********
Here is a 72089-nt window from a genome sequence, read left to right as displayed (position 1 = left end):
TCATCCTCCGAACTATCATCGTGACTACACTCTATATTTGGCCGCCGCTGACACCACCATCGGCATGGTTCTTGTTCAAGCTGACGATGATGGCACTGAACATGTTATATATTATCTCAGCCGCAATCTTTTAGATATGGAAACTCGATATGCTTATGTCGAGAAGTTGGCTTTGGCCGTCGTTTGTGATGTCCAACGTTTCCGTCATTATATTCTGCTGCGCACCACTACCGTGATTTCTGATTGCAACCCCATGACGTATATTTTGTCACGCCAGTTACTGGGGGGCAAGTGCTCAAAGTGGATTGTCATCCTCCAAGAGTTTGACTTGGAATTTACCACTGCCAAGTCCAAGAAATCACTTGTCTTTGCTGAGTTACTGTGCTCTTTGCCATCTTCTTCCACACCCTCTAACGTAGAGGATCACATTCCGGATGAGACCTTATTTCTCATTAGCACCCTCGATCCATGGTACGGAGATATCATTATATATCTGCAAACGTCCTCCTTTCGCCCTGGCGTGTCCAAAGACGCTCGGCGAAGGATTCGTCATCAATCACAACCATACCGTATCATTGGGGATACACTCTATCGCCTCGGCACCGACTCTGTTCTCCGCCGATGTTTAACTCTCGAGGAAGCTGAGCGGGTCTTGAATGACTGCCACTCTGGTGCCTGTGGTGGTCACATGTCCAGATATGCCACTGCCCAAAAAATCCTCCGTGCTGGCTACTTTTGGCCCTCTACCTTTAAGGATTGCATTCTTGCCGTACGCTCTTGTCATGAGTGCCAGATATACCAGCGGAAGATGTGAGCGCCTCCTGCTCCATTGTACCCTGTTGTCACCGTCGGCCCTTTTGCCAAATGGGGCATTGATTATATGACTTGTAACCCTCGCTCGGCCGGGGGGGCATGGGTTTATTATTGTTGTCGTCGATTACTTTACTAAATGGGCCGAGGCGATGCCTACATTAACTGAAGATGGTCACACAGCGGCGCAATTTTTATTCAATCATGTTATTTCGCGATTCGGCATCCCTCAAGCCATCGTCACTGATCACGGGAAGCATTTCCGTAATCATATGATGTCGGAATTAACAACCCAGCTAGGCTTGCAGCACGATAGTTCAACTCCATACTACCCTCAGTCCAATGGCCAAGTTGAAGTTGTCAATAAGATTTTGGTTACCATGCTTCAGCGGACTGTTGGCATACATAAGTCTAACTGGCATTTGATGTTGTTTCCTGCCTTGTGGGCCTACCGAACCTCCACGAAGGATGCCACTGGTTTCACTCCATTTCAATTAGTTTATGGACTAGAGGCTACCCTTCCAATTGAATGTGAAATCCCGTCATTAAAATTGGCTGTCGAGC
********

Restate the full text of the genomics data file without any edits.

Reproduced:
Here is a 72089-nt window from a genome sequence, read left to right as displayed (position 1 = left end):
TCATCCTCCGAACTATCATCGTGACTACACTCTATATTTGGCCGCCGCTGACACCACCATCGGCATGGTTCTTGTTCAAGCTGACGATGATGGCACTGAACATGTTATATATTATCTCAGCCGCAATCTTTTAGATATGGAAACTCGATATGCTTATGTCGAGAAGTTGGCTTTGGCCGTCGTTTGTGATGTCCAACGTTTCCGTCATTATATTCTGCTGCGCACCACTACCGTGATTTCTGATTGCAACCCCATGACGTATATTTTGTCACGCCAGTTACTGGGGGGCAAGTGCTCAAAGTGGATTGTCATCCTCCAAGAGTTTGACTTGGAATTTACCACTGCCAAGTCCAAGAAATCACTTGTCTTTGCTGAGTTACTGTGCTCTTTGCCATCTTCTTCCACACCCTCTAACGTAGAGGATCACATTCCGGATGAGACCTTATTTCTCATTAGCACCCTCGATCCATGGTACGGAGATATCATTATATATCTGCAAACGTCCTCCTTTCGCCCTGGCGTGTCCAAAGACGCTCGGCGAAGGATTCGTCATCAATCACAACCATACCGTATCATTGGGGATACACTCTATCGCCTCGGCACCGACTCTGTTCTCCGCCGATGTTTAACTCTCGAGGAAGCTGAGCGGGTCTTGAATGACTGCCACTCTGGTGCCTGTGGTGGTCACATGTCCAGATATGCCACTGCCCAAAAAATCCTCCGTGCTGGCTACTTTTGGCCCTCTACCTTTAAGGATTGCATTCTTGCCGTACGCTCTTGTCATGAGTGCCAGATATACCAGCGGAAGATGTGAGCGCCTCCTGCTCCATTGTACCCTGTTGTCACCGTCGGCCCTTTTGCCAAATGGGGCATTGATTATATGACTTGTAACCCTCGCTCGGCCGGGGGGGCATGGGTTTATTATTGTTGTCGTCGATTACTTTACTAAATGGGCCGAGGCGATGCCTACATTAACTGAAGATGGTCACACAGCGGCGCAATTTTTATTCAATCATGTTATTTCGCGATTCGGCATCCCTCAAGCCATCGTCACTGATCACGGGAAGCATTTCCGTAATCATATGATGTCGGAATTAACAACCCAGCTAGGCTTGCAGCACGATAGTTCAACTCCATACTACCCTCAGTCCAATGGCCAAGTTGAAGTTGTCAATAAGATTTTGGTTACCATGCTTCAGCGGACTGTTGGCATACATAAGTCTAACTGGCATTTGATGTTGTTTCCTGCCTTGTGGGCCTACCGAACCTCCACGAAGGATGCCACTGGTTTCACTCCATTTCAATTAGTTTATGGACTAGAGGCTACCCTTCCAATTGAATGTGAAATCCCGTCATTAAAATTGGCTGTCGAGC